how we fish
Wild BC salmon is primarily harvested using three fishing methods that continue to be developed to provide the best quality of fish, protect the natural environment and also ensure a sustainable resource.
Wild BC salmon is bled, cleaned, and partially processed on many commercial BC fishing boats –mainly trollers and gillnetters - as soon as it is caught.
Trollers use hooks and lines with different lures to catch the various salmon species. The lines are spread out on long poles that extend over the side of the boats. The type of lure, the way they are arranged, boat speed, water depth, and the use of on-board electronic systems and most importantly a fishermen’s experience are used to locate and identify salmon, enable trollers to target only the desired species. Caught fish are reeled in one-by-one, often dressed (gills and entrails removed) on-board and iced or quick frozen. Some trollers are equipped to produce top quality FAS (frozen-at-sea) salmon to meet market demand year round.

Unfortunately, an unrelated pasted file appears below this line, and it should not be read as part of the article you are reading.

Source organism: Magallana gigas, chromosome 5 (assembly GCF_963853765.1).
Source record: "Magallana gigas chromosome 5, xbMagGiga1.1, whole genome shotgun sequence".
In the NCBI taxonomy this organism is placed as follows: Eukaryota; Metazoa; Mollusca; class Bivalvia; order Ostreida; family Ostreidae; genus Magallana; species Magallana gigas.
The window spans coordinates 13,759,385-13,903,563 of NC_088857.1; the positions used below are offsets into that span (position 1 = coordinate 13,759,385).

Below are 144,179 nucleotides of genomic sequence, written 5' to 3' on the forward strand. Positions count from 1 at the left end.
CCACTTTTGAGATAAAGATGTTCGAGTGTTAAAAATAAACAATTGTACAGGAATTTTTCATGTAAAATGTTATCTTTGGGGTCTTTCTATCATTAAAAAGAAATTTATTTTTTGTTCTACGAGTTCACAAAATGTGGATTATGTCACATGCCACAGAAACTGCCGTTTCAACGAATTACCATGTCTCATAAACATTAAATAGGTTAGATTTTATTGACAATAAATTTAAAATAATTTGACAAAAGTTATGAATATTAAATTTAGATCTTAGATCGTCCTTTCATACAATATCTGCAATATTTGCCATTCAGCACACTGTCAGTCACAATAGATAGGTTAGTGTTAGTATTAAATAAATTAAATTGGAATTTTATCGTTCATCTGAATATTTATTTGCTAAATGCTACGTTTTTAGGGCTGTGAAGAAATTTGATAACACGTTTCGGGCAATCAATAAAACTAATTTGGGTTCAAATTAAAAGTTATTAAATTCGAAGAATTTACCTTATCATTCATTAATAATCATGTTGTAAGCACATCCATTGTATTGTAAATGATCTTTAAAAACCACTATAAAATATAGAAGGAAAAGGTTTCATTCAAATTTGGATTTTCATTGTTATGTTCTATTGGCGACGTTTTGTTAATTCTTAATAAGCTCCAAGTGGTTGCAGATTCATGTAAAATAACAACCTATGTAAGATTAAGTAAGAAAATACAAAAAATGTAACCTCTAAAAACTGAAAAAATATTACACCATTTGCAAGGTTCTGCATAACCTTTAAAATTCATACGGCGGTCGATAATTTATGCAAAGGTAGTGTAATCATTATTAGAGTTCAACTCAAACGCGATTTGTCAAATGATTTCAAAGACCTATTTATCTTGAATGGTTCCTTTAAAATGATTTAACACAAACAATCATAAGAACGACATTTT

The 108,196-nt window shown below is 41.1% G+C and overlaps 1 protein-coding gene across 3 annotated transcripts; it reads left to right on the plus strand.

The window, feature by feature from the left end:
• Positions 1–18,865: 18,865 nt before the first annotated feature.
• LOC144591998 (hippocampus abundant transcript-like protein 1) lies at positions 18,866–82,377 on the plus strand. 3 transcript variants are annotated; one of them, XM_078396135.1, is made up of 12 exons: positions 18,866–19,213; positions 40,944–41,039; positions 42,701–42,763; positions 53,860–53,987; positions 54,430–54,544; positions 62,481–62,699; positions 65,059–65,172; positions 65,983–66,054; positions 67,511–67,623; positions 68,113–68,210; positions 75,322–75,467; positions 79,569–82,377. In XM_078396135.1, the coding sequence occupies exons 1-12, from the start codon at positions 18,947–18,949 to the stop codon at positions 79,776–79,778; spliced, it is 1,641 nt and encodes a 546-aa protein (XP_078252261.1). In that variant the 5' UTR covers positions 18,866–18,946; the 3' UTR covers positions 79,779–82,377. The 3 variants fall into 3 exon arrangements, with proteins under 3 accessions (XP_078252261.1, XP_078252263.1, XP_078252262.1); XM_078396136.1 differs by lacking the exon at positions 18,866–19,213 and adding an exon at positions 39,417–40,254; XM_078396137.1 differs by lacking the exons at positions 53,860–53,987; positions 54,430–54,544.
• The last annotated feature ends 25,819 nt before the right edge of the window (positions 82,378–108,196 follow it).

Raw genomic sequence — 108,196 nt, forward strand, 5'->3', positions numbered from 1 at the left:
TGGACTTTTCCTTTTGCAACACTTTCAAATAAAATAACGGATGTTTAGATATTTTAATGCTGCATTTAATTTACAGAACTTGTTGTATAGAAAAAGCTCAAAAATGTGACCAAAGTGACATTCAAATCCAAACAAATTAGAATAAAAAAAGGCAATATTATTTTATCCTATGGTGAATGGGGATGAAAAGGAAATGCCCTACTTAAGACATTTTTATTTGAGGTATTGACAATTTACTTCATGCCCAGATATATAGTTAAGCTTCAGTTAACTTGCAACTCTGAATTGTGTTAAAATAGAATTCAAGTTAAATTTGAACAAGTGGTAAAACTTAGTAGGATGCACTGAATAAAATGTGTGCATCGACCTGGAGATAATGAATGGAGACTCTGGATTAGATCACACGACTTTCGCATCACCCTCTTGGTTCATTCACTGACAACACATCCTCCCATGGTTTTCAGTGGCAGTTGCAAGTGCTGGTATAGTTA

Trollers harvest all five species of wild BC salmon and account for about 25% of the total commercial harvest.
Seine boats use large nets to encircle the fish before closing the bottom of the net (pursing) and then gently scooping the fish out with a smaller dip net (brailing). Non-target species can be identified and released unharmed when brailed.
Seiners catch mainly sockeye, pink and chum salmon and they account for about 50% of the total commercial harvest.
Gillnets are attached to small boats, situated mainly at the mouth of, or in BC’s rivers, and are continually tended. In this method, the salmon swim towards the nets and become trapped by their gills. The nets, regulated by length, depth and mesh size, are set close to the shore and hauled frequently to collect the salmon. The mesh size and the way the nets are suspended allow the fishermen to selectively harvest any species or size of salmon.
While gillnetters harvest all species of wild BC salmon, they mainly catch sockeye and chum salmon in coastal rivers and account for about 25% of the total commercial harvest.